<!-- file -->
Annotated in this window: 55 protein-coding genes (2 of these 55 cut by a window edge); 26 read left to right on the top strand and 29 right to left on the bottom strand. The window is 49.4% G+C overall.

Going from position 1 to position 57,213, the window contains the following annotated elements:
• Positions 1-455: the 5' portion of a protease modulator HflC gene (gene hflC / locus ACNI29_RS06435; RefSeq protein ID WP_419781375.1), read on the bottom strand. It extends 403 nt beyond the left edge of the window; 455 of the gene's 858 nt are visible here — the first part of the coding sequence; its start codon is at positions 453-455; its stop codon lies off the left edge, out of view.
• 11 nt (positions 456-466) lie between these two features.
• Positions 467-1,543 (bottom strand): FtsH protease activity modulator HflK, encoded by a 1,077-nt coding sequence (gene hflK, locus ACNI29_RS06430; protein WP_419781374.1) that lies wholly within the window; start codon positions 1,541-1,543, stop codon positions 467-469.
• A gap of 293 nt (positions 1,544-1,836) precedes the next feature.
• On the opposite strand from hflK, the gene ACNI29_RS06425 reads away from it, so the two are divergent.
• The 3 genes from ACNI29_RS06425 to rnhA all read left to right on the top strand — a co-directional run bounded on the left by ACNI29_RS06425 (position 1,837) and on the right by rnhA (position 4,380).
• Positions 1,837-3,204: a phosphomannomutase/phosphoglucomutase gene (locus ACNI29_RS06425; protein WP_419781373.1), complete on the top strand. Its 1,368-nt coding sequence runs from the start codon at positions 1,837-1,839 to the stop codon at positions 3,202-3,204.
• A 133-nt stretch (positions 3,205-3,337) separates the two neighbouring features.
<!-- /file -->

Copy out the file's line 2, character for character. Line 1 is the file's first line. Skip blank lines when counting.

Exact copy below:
Going from position 1 to position 57,213, the window contains the following annotated elements: